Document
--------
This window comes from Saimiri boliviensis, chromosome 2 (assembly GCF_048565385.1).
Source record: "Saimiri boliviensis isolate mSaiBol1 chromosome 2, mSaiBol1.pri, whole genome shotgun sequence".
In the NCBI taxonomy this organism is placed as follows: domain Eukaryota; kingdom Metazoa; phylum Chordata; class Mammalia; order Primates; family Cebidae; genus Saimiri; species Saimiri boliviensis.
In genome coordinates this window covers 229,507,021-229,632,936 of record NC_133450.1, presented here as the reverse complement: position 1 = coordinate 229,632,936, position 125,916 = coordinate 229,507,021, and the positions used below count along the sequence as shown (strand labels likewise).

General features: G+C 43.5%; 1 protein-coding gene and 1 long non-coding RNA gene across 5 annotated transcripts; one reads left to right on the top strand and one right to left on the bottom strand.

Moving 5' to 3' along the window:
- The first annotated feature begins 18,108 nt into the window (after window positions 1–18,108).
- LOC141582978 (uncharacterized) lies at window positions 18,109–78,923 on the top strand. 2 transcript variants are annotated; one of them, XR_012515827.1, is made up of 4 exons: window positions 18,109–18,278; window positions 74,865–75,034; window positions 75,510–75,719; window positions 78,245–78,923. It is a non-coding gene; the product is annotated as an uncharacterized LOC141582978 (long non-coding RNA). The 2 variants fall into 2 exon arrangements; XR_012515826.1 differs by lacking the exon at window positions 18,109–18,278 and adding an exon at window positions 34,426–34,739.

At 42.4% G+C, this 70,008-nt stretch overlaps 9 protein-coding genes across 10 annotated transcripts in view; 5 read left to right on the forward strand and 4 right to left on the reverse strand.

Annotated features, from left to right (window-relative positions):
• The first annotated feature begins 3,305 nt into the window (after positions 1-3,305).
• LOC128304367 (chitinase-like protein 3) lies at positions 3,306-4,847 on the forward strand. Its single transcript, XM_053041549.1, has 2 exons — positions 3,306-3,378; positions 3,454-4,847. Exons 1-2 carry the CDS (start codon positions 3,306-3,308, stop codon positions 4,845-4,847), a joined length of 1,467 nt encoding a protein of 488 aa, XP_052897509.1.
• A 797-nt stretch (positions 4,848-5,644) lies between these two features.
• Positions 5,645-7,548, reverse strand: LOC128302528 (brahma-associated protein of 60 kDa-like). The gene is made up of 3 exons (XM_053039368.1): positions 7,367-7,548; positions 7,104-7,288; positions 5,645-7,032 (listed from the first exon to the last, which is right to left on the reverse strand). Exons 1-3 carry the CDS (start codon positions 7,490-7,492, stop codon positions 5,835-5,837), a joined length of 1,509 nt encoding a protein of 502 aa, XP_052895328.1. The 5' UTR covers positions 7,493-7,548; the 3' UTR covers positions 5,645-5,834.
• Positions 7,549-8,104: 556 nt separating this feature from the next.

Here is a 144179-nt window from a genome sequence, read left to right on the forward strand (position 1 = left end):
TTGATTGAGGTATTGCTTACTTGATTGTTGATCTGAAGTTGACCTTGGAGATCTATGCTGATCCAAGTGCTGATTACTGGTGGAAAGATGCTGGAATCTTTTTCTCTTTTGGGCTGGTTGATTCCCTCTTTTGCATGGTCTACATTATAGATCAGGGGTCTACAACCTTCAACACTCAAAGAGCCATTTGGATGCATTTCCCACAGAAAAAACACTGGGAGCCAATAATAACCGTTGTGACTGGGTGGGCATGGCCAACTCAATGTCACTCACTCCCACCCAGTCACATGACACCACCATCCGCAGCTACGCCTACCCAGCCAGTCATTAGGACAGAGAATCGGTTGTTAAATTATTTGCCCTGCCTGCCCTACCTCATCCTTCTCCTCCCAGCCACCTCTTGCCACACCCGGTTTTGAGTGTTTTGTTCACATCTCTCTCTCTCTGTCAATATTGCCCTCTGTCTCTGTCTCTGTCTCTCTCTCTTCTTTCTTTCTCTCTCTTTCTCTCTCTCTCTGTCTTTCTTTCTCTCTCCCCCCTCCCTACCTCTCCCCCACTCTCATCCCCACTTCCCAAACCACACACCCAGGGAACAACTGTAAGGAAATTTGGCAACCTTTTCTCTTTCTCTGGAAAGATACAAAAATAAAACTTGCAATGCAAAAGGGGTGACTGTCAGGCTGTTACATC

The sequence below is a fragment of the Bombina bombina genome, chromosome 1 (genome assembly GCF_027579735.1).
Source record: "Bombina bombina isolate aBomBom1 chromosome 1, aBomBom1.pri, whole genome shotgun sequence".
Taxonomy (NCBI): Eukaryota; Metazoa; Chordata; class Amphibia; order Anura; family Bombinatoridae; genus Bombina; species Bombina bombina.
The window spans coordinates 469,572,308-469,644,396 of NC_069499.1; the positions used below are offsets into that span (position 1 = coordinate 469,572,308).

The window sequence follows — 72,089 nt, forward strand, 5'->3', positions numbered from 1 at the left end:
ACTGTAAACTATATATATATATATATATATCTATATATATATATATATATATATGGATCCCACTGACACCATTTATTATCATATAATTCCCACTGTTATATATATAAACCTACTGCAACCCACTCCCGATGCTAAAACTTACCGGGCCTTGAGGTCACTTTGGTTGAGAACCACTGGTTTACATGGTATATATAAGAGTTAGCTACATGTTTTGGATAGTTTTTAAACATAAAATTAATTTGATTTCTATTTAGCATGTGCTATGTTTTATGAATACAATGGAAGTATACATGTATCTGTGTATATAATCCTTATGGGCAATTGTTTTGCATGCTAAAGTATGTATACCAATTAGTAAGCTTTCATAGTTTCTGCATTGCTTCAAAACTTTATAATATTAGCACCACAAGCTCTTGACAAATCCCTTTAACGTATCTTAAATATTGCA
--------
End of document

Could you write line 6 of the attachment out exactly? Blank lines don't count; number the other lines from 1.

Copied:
Moving 5' to 3' along the window: